Political motives by Russia? Hardly. The fascist/neo-Nazi movement is a real and tragic fact in Ukraine. Paramilitary groups such as the neo-Nazi Right Sector, Azov Battalion, White Hammer, Patriot of Ukraine and many others have been waging atrocious crimes against humanity in eastern Ukraine. Rapes, kidnappings, abductions, torture, murders, indiscriminate shelling of civilian neighborhoods, mass graves, and even beheadings, have been reported being waged by Kiev’s “volunteer” national guard military forces. Newsweek reported in September that Amnesty International claimed: “Groups of right-wing Ukrainian nationalists are committing war crimes in the rebel-held territories of Eastern Ukraine.” Furthermore, the far-right fascist Svoboda Party is holding several important ministry positions in the current Kiev government.

President Vladimir Putin said in a recent interview with the German channel ARD: “Frankly speaking, we are very concerned about any possible ethnic cleansings and Ukraine ending up as a neo-Nazi state. What are we supposed to think if people are bearing swastikas on their sleeves? Or what about the SS emblems that we see on the helmets of some military units now fighting in eastern Ukraine? If it is a civilized state, where are the authorities looking? ”

As the Guardian put it a few weeks ago: “What may emerge in Ukrainian politics is a frightening situation, where the main alternative to a right-wing nationalist government – is an ultra-right, ultra–nationalist opposition.”

We’re talking about the country where we literally gave the Vice President’s son a gas company and he fucked it up with too much hookers and blow. The AP explains the current state of “Russia’s war of aggression” in fascinating detail:

In this town deep in eastern Ukraine’s rebel heartland, about a quarter of the population works in the coal mines owned by billionaire Rinat Akhmetov, Ukraine’s richest man. Here and elsewhere in territory controlled by the separatist insurgency, the tycoon keeps the lights on and people clothed and fed, with a mixture of jobs, electricity and aid.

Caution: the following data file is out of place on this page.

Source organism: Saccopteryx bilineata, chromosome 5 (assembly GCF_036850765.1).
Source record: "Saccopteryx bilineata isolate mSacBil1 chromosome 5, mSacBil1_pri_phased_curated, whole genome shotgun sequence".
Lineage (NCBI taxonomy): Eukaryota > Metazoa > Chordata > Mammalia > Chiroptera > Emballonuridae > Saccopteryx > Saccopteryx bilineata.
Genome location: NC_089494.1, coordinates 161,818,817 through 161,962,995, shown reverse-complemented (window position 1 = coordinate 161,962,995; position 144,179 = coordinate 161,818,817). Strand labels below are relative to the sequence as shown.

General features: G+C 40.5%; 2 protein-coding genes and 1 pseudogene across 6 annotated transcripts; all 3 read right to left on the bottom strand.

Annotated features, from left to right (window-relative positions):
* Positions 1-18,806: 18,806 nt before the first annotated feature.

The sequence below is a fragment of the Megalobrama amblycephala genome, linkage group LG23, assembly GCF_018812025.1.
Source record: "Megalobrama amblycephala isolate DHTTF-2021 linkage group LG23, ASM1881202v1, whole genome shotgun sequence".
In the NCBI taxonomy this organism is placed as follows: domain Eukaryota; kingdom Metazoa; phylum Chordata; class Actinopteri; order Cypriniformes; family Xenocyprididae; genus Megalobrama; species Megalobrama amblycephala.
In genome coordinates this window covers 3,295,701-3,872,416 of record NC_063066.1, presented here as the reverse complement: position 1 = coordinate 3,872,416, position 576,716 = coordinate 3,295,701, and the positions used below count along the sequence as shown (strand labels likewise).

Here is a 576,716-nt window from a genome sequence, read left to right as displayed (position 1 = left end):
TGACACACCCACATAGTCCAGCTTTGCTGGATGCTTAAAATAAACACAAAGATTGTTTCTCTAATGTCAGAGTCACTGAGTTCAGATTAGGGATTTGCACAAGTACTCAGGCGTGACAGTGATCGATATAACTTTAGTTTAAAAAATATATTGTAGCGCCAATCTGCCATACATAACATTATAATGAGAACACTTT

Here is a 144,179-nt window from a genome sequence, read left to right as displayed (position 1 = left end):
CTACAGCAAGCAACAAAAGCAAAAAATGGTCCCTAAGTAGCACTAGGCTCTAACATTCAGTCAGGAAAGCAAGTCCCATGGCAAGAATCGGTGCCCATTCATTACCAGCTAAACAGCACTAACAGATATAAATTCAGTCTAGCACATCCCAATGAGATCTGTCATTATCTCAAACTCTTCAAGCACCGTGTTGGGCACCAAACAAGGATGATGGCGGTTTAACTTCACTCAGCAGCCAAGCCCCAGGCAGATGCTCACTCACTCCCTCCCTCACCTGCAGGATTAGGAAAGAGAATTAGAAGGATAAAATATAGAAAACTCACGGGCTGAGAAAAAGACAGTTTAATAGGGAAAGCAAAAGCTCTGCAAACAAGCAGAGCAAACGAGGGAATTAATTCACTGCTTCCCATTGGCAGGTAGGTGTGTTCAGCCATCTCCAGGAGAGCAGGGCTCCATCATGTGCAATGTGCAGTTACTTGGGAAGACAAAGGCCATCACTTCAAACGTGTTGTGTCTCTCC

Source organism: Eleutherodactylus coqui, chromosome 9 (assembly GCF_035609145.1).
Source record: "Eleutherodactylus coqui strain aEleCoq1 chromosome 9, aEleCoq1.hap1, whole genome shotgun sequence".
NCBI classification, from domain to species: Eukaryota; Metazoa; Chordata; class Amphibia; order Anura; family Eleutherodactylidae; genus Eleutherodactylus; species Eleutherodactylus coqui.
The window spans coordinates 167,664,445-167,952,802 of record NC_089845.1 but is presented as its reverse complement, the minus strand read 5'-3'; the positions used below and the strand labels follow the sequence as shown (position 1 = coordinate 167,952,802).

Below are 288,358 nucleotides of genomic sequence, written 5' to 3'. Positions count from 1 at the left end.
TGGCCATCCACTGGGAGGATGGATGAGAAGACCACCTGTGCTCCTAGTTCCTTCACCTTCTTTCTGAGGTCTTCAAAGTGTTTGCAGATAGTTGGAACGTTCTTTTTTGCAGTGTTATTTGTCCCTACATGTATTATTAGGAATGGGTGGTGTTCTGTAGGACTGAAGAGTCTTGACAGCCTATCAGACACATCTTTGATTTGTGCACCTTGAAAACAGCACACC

At the same time, Akhmetov operates factories on the other side of the frontline, powering Ukraine’s economy and pouring hundreds of millions in taxes into government coffers. His steel products, which are finished in rebel territory, are then shipped to the West — where they bring in billions in revenue for Akhmetov that then indirectly props up the separatist government.

The billionaire is able to straddle the frontline by using his fortune and business empire as leverage. His companies provide more than 300,000 jobs across Ukraine, most in the rebel-held east. Meanwhile, his control over utilities that provide electricity and heating to both sides allow him to dictate terms to the government as well as the rebels. Cracking down on Akhmetov’s factories in government territory would threaten Ukraine’s depressed economy, while a collapse of utilities in the east would undermine the rebels’ grip on power.

It makes for a striking picture of economic cooperation between enemy areas: Coal produced in Krasnodon mines, on rebel territory, travels to the Avdiivka coking plant on the government side. Coke is then shipped back to rebel lands, to a metals smelter in Yenakieve, and the metals produced there are transported to government territory on the Azov Sea — for shipping to the West.

Meanwhile, Western purchases, which account for the most of Akhmetov’s profits, are helping to keep the rebel territory afloat by fueling economic activity. Akhmetov’s Metinvest metals and mining holding posted revenues of $1.8 billion in the first quarter of the year, a 6 percent increase over the previous year, with Europe accounting for 35 percent of sales and North America for 3 percent. Steel works in rebel-controlled Yenakiyeve accounted for a quarter of the company’s steel output in the first quarter.

Timothy Snyder is too smart to be THAT innocently wrong about Ukraine. Again, he’s from the Council on Foreign Relations:

Snyder’s use of the Holocaust here is grotesque.  Taken on its own terms, the article is supposed to seem like a thoughtful meditation on the Holocaust and a warning against our policy of destroying states and leaving chaos on their wake.  That’s only there to gain the reader’s trust before the Big Lie.

They use Martin Luther King to justify racism all the time, too.

It’s all a giant bluff.  A respected Holocaust expert at Yale would never write an article to help justify a neo-Nazi revival in the Ukraine…right?